Trudy Wiig, RN, administrator of Kerlan-Jobe Surgery Center, an affiliate of Cedars Sinai, in Los Angeles, spoke with Becker's ASC Review on how she feels health systems can undermine their partner ASCs.
Editor's note: This response was edited lightly for clarity.
Question: What is the biggest internal threat to ASCs?
Trudy Wiig: The biggest threat to ASCs from within stem from archaic health systems (for-profit and tax-exempt) that don’t understand the benefit of ASCs currently or in the future as a meaningful partner.
The companies may inadvertently or on purpose undermine their partner ASCs by failing to understand their once-lucrative service lines (such as total joint arthroplasty, interventional cardiology and back or spine services) are moving to ASCs. This migration is driven by the patient and payers, despite their best efforts to hold them in hospital or in hospital outpatient departments. In some cases, they outwardly thwart them going to a partner ASC.
There is a failure to understand that payer contracting can’t serve two masters. Either separate individuals conducting contract negotiations, or separate the contracting divisions so they each have a vested interest in the favorable outcome of a contract.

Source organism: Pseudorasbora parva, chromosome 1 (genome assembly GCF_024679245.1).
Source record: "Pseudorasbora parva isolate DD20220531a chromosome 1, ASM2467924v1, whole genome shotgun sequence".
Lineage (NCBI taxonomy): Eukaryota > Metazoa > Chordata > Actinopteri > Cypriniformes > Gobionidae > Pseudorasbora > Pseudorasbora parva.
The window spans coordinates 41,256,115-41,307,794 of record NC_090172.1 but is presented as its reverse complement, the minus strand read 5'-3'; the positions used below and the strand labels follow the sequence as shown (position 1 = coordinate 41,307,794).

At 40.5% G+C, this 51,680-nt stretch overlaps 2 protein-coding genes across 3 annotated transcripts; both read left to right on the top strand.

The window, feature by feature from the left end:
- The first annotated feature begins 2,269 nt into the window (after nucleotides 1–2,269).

It is human nature to protect the larger entity hospital at the expense of the smaller ASC instead of creating synergies among the two groups. Having been on both sides, make no mistake, it will be painful for many health system hospitals to move business into a partner ASC not on their campus because of the lack of payment parity among both venues. Meaning, what the health system hospitals lose to the ASC (partner or not) cannot cover their loss because hospital outpatient departments are paid three times the amount of money that an ASC partner will receive for the exact surgery case.
Only forward-thinking health systems will position themselves to capitalize on the partner ASC benefits and prepare for this out-migration despite the short term pain.